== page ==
In the Netherlands, as in the U.K., citizens are not assimilated, but it works. The world has jumped into Afghanistan and Iraq without a clear plan, but has been very reluctant to move in Darfur and Rwanda. There must be a solution somehow.
In Afghanistan, the Taliban appear to be prevailing despite the best efforts of NATO to protect the population from their influence. At stake is opium poppy production, the only viable crop in that country, sold by growers for very little money and resold for sufficient money to make terror a worthwhile enterprise in that country. A proposed solution would see the entire crop bought at higher prices for the legitimate world production of narcotics, a solution that might dampen the warlords’ penchant for intimidation and violence while helping to sustain the local population. Serious money, wisely spent might have the potential for working in the long run, despite the fact that historically, it has not.
To date, the strategy of integration has not been working in Iraq. We tend to view the world from our experience in Montreal, where there exists an atmosphere of tolerance and respect among citizens of diverse origins and beliefs. In Iraq, the level of hatred between Kurds, Sunni and Shiites, appears to be irreconcilable. The bold experiment does not appear to be working. A proposed solution, namely the splitting into three autonomous states appears to be impractical at this point, with Shiites aligning themselves with Iran and the Kurdish population of Turkey undoubtedly wishing to join a newly created Kurdish state. A resurrected Saddam has even been suggested as the only realistic, although unpalatable solution to the disastrous situation in Iraq.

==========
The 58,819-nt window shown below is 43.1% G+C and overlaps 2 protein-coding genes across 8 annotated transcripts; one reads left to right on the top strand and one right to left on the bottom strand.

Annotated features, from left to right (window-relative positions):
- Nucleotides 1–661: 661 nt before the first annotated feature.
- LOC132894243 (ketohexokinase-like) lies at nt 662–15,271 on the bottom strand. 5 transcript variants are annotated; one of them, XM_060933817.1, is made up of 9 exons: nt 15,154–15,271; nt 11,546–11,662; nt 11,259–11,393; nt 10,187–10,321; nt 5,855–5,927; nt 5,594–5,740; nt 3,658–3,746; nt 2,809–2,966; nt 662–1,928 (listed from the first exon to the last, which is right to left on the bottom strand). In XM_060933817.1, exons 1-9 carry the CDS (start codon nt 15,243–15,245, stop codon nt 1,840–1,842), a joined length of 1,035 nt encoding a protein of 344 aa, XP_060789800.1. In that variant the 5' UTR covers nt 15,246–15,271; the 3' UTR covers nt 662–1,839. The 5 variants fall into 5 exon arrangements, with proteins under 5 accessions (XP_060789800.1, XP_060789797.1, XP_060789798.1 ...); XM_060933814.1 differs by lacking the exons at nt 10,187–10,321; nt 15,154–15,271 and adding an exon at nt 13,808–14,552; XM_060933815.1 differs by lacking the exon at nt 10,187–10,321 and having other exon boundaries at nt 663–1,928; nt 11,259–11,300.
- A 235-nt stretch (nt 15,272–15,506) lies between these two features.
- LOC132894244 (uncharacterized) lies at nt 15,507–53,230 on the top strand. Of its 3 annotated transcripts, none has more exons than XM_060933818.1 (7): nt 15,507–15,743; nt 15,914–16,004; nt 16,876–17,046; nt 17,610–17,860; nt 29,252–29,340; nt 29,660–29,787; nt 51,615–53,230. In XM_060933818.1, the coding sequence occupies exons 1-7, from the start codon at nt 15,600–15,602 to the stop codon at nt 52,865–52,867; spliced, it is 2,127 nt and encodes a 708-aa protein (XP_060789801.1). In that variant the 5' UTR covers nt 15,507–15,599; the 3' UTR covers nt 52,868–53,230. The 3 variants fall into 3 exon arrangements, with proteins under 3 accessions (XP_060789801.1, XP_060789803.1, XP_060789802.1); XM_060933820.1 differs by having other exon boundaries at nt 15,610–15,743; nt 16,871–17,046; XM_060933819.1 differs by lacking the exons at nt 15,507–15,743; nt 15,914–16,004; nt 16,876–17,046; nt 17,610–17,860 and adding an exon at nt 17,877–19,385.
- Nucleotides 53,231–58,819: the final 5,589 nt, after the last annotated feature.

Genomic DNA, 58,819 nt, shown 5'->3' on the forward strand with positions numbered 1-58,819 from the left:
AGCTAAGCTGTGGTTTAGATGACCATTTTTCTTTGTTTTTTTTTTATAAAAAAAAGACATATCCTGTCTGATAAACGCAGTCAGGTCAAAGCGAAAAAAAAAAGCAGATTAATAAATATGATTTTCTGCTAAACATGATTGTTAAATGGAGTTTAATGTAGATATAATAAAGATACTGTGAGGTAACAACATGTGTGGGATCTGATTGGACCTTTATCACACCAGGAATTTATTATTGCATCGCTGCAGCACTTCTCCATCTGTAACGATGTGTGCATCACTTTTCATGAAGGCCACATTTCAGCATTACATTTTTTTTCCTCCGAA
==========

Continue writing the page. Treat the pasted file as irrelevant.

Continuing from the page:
New concepts in emergency response
With advances in medicine and trauma surgery, emergency response teams in Canada have become increasingly effective, with increasing availability of defibrillators at the site of a heart attack victim and the “scoop and run” policy of rapidly transporting the trauma victim to the closest hospital emergency room rather than attempting to treat him at the scene. It is believed by some, that that policy, had it been implemented in Paris at the time, might very well have saved Princess Diana’s life.
So now we are a nation – but who is we and what is a nation? Oh joy, Stephen Harper‘s motion to recognize Quebecers as a nation within a united Canada, which passed in a landslide, has no legal authority, but the Bloc has already said it will use it to demand extra powers for Quebec, including the right to speak at international meetings. Reuters has noticed us and so have the BBC and CNN ; the New York Times took up the story earlier declaring “Canadian Prime Minister Is Ready to Loosen Federal Ties to Quebec”. Meanwhile, sometime Wednesday Nighter John Moore asks in The National Post “If the Québecois are a nation, who am I”
As mentioned last week, the planets have aligned more often than not to favour the outbreak of highly newsworthy events on Wednesday Night. Sad to say, for all our Canadian political junkies, there will be no vote at the Liberal Convention this Wednesday Night. There will, however, be the keynote address by Howard Dean at approximately 8:20. You can enjoy this address in the comfort of 33 Rosemount, with drink in hand and off-button at the ready – or not – and instant reply, not to mention punditry both on and off-screen.
You may also be happy to know that the Paul Martin tribute will not take place until Thursday.